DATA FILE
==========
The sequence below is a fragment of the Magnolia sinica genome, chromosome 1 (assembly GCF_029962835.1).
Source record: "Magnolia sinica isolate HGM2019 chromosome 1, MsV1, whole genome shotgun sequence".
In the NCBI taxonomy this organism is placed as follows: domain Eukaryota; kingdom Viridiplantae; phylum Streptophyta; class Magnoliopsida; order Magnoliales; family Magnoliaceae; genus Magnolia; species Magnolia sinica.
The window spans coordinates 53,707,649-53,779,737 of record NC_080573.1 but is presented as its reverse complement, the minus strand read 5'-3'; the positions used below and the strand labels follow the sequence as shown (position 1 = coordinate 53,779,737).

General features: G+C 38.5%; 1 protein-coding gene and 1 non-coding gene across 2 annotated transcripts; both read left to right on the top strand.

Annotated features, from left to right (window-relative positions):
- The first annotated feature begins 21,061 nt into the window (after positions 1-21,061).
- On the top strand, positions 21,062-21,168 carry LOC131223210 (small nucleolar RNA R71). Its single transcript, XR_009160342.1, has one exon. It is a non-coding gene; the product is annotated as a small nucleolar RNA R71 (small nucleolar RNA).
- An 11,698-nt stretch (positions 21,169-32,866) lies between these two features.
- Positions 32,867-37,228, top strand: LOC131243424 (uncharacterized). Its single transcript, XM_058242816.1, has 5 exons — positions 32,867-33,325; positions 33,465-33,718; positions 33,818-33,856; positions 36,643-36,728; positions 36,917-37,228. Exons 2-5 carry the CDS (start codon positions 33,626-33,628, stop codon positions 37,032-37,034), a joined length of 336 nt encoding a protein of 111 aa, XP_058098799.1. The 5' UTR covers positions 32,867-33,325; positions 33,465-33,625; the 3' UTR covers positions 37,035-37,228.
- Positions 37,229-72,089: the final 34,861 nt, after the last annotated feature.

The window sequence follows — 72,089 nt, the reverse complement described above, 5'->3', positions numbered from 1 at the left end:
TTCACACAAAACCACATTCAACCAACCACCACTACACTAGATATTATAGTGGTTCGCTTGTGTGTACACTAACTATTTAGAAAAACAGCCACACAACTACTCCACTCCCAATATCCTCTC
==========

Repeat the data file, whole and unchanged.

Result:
The sequence below is a fragment of the Magnolia sinica genome, chromosome 1 (assembly GCF_029962835.1).
Source record: "Magnolia sinica isolate HGM2019 chromosome 1, MsV1, whole genome shotgun sequence".
In the NCBI taxonomy this organism is placed as follows: domain Eukaryota; kingdom Viridiplantae; phylum Streptophyta; class Magnoliopsida; order Magnoliales; family Magnoliaceae; genus Magnolia; species Magnolia sinica.
The window spans coordinates 53,707,649-53,779,737 of record NC_080573.1 but is presented as its reverse complement, the minus strand read 5'-3'; the positions used below and the strand labels follow the sequence as shown (position 1 = coordinate 53,779,737).

General features: G+C 38.5%; 1 protein-coding gene and 1 non-coding gene across 2 annotated transcripts; both read left to right on the top strand.

Annotated features, from left to right (window-relative positions):
- The first annotated feature begins 21,061 nt into the window (after positions 1-21,061).
- On the top strand, positions 21,062-21,168 carry LOC131223210 (small nucleolar RNA R71). Its single transcript, XR_009160342.1, has one exon. It is a non-coding gene; the product is annotated as a small nucleolar RNA R71 (small nucleolar RNA).
- An 11,698-nt stretch (positions 21,169-32,866) lies between these two features.
- Positions 32,867-37,228, top strand: LOC131243424 (uncharacterized). Its single transcript, XM_058242816.1, has 5 exons — positions 32,867-33,325; positions 33,465-33,718; positions 33,818-33,856; positions 36,643-36,728; positions 36,917-37,228. Exons 2-5 carry the CDS (start codon positions 33,626-33,628, stop codon positions 37,032-37,034), a joined length of 336 nt encoding a protein of 111 aa, XP_058098799.1. The 5' UTR covers positions 32,867-33,325; positions 33,465-33,625; the 3' UTR covers positions 37,035-37,228.
- Positions 37,229-72,089: the final 34,861 nt, after the last annotated feature.

The window sequence follows — 72,089 nt, the reverse complement described above, 5'->3', positions numbered from 1 at the left end:
TTCACACAAAACCACATTCAACCAACCACCACTACACTAGATATTATAGTGGTTCGCTTGTGTGTACACTAACTATTTAGAAAAACAGCCACACAACTACTCCACTCCCAATATCCTCTC